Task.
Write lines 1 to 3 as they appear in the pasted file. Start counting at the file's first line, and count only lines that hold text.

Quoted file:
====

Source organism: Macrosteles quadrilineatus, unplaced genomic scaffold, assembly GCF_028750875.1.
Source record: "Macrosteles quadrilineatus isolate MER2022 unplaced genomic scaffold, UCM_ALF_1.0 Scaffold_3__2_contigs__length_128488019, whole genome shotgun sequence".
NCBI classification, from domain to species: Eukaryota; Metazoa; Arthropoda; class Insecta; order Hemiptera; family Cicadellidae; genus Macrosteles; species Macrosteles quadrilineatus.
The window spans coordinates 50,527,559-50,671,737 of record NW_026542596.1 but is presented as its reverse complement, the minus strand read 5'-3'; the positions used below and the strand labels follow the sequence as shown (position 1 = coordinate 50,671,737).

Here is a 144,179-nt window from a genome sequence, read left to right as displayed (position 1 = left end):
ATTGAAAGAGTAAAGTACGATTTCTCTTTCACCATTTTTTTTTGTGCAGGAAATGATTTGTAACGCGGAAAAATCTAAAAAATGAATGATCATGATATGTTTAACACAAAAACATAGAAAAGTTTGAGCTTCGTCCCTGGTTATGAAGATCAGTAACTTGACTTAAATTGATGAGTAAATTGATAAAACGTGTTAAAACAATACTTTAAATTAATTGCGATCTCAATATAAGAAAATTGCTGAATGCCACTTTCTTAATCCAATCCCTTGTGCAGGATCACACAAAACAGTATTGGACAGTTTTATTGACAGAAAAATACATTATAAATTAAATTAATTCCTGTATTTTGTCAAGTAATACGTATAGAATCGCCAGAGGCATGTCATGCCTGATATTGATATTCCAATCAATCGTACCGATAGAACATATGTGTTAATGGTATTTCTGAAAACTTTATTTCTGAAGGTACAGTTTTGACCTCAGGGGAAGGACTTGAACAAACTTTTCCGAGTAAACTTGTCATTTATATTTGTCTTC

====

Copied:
Source organism: Macrosteles quadrilineatus, unplaced genomic scaffold, assembly GCF_028750875.1.
Source record: "Macrosteles quadrilineatus isolate MER2022 unplaced genomic scaffold, UCM_ALF_1.0 Scaffold_3__2_contigs__length_128488019, whole genome shotgun sequence".
NCBI classification, from domain to species: Eukaryota; Metazoa; Arthropoda; class Insecta; order Hemiptera; family Cicadellidae; genus Macrosteles; species Macrosteles quadrilineatus.